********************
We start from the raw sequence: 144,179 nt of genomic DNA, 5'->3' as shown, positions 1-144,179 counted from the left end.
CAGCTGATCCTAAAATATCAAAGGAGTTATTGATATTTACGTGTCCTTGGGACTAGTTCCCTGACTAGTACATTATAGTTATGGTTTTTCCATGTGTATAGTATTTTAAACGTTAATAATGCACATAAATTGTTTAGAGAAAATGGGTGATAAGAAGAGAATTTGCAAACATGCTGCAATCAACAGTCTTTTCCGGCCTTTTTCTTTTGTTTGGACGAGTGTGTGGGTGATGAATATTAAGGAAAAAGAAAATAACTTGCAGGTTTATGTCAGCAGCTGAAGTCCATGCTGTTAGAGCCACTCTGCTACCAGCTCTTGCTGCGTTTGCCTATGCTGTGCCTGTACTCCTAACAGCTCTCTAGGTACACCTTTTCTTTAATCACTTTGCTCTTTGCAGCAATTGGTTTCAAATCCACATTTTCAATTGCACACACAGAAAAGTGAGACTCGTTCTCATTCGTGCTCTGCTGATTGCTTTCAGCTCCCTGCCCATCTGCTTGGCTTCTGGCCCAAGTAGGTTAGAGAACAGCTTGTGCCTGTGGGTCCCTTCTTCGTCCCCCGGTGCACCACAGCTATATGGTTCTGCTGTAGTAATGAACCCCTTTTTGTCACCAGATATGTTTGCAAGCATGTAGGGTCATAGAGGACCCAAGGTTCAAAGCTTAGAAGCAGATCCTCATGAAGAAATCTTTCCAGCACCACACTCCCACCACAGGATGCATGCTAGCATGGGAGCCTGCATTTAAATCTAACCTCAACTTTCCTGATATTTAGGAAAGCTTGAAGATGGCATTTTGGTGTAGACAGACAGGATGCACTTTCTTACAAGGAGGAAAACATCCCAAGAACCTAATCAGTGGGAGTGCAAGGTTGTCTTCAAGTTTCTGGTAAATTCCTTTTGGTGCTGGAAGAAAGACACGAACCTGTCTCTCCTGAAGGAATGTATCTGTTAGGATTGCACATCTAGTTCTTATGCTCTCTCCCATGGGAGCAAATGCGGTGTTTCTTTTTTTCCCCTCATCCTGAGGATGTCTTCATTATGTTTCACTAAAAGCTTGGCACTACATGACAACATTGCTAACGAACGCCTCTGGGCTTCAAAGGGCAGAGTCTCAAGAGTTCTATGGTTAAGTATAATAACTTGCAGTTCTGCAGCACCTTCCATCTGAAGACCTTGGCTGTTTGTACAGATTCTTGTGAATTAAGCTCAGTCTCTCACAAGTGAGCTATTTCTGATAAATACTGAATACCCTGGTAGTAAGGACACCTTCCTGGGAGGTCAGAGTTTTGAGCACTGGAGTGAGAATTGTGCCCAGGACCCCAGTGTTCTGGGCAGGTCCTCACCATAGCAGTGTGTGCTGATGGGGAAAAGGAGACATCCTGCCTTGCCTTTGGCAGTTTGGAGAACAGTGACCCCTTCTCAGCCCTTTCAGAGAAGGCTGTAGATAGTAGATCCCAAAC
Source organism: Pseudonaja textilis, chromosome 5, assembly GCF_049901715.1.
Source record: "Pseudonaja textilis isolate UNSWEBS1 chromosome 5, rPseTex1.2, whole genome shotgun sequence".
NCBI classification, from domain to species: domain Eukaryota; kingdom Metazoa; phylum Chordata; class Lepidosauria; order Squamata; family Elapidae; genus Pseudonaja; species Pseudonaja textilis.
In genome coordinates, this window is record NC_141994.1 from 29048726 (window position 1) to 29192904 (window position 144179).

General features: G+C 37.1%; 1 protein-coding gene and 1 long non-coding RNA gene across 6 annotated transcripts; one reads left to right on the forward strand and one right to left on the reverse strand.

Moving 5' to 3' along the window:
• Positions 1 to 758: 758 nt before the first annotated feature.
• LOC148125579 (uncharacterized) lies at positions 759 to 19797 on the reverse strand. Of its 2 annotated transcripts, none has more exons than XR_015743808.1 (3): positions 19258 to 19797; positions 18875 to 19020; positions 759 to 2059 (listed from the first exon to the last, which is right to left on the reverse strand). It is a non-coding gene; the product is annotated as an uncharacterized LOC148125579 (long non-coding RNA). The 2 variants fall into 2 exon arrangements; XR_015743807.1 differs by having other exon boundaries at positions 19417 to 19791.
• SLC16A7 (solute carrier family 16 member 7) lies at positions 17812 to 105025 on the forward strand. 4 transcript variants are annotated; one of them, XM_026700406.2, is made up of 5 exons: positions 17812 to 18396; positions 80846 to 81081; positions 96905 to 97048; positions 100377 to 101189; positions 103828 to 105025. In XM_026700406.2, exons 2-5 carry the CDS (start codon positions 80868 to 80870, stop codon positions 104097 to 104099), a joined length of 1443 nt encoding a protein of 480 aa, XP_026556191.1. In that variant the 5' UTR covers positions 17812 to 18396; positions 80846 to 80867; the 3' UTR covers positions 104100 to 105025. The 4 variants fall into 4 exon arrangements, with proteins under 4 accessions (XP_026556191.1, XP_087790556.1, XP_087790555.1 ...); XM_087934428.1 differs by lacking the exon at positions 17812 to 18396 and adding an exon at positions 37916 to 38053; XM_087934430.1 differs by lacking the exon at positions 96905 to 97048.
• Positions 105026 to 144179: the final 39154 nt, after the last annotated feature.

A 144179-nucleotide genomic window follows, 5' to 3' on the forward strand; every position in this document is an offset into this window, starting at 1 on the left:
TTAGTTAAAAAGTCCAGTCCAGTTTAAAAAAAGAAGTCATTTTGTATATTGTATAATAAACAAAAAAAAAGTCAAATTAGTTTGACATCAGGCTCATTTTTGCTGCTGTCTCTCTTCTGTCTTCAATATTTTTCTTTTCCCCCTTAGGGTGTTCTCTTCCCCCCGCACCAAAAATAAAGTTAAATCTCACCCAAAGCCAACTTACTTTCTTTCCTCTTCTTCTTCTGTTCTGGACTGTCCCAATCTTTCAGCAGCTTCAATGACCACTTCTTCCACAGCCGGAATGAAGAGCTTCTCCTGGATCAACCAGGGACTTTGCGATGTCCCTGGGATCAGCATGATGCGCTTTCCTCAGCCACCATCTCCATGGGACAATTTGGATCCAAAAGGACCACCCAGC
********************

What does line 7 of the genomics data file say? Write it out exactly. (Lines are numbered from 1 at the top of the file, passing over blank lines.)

General features: G+C 37.1%; 1 protein-coding gene and 1 long non-coding RNA gene across 6 annotated transcripts; one reads left to right on the forward strand and one right to left on the reverse strand.